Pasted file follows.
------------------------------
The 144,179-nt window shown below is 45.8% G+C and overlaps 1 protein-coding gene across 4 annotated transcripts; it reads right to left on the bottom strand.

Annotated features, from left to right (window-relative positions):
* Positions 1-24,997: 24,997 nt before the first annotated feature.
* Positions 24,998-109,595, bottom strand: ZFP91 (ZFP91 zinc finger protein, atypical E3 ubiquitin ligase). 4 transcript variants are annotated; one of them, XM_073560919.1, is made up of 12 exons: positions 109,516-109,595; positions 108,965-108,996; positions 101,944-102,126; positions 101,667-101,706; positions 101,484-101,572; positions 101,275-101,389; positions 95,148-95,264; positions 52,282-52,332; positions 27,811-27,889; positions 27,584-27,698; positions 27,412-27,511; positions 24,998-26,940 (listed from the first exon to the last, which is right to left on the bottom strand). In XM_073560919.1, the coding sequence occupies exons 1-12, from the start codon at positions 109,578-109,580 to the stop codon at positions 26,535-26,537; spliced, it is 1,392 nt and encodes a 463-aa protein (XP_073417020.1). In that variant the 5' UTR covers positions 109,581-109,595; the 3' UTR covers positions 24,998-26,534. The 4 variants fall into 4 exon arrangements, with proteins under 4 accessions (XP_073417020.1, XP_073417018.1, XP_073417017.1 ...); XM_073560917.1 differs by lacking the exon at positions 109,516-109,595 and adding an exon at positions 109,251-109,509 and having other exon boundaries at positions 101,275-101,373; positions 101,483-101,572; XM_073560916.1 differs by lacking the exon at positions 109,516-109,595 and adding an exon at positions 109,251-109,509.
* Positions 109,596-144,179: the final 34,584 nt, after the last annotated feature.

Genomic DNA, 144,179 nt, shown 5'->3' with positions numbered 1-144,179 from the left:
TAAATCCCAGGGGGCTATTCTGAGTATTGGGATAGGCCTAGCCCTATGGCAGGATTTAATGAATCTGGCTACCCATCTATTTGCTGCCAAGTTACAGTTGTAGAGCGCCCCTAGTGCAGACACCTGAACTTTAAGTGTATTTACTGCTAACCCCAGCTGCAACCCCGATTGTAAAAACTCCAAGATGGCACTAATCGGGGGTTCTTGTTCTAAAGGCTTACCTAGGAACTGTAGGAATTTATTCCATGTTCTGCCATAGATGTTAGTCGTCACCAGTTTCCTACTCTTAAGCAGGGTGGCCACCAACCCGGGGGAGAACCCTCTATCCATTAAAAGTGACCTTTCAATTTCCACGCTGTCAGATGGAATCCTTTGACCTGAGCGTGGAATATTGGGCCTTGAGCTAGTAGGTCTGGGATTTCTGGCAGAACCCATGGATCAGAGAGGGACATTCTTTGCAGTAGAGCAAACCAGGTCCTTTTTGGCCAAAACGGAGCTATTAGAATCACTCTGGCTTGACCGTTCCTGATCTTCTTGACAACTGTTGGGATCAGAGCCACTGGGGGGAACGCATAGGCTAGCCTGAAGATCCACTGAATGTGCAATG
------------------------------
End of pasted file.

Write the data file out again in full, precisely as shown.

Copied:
The 144,179-nt window shown below is 45.8% G+C and overlaps 1 protein-coding gene across 4 annotated transcripts; it reads right to left on the bottom strand.

Annotated features, from left to right (window-relative positions):
* Positions 1-24,997: 24,997 nt before the first annotated feature.
* Positions 24,998-109,595, bottom strand: ZFP91 (ZFP91 zinc finger protein, atypical E3 ubiquitin ligase). 4 transcript variants are annotated; one of them, XM_073560919.1, is made up of 12 exons: positions 109,516-109,595; positions 108,965-108,996; positions 101,944-102,126; positions 101,667-101,706; positions 101,484-101,572; positions 101,275-101,389; positions 95,148-95,264; positions 52,282-52,332; positions 27,811-27,889; positions 27,584-27,698; positions 27,412-27,511; positions 24,998-26,940 (listed from the first exon to the last, which is right to left on the bottom strand). In XM_073560919.1, the coding sequence occupies exons 1-12, from the start codon at positions 109,578-109,580 to the stop codon at positions 26,535-26,537; spliced, it is 1,392 nt and encodes a 463-aa protein (XP_073417020.1). In that variant the 5' UTR covers positions 109,581-109,595; the 3' UTR covers positions 24,998-26,534. The 4 variants fall into 4 exon arrangements, with proteins under 4 accessions (XP_073417020.1, XP_073417018.1, XP_073417017.1 ...); XM_073560917.1 differs by lacking the exon at positions 109,516-109,595 and adding an exon at positions 109,251-109,509 and having other exon boundaries at positions 101,275-101,373; positions 101,483-101,572; XM_073560916.1 differs by lacking the exon at positions 109,516-109,595 and adding an exon at positions 109,251-109,509.
* Positions 109,596-144,179: the final 34,584 nt, after the last annotated feature.

Genomic DNA, 144,179 nt, shown 5'->3' with positions numbered 1-144,179 from the left:
TAAATCCCAGGGGGCTATTCTGAGTATTGGGATAGGCCTAGCCCTATGGCAGGATTTAATGAATCTGGCTACCCATCTATTTGCTGCCAAGTTACAGTTGTAGAGCGCCCCTAGTGCAGACACCTGAACTTTAAGTGTATTTACTGCTAACCCCAGCTGCAACCCCGATTGTAAAAACTCCAAGATGGCACTAATCGGGGGTTCTTGTTCTAAAGGCTTACCTAGGAACTGTAGGAATTTATTCCATGTTCTGCCATAGATGTTAGTCGTCACCAGTTTCCTACTCTTAAGCAGGGTGGCCACCAACCCGGGGGAGAACCCTCTATCCATTAAAAGTGACCTTTCAATTTCCACGCTGTCAGATGGAATCCTTTGACCTGAGCGTGGAATATTGGGCCTTGAGCTAGTAGGTCTGGGATTTCTGGCAGAACCCATGGATCAGAGAGGGACATTCTTTGCAGTAGAGCAAACCAGGTCCTTTTTGGCCAAAACGGAGCTATTAGAATCACTCTGGCTTGACCGTTCCTGATCTTCTTGACAACTGTTGGGATCAGAGCCACTGGGGGGAACGCATAGGCTAGCCTGAAGATCCACTGAATGTGCAATG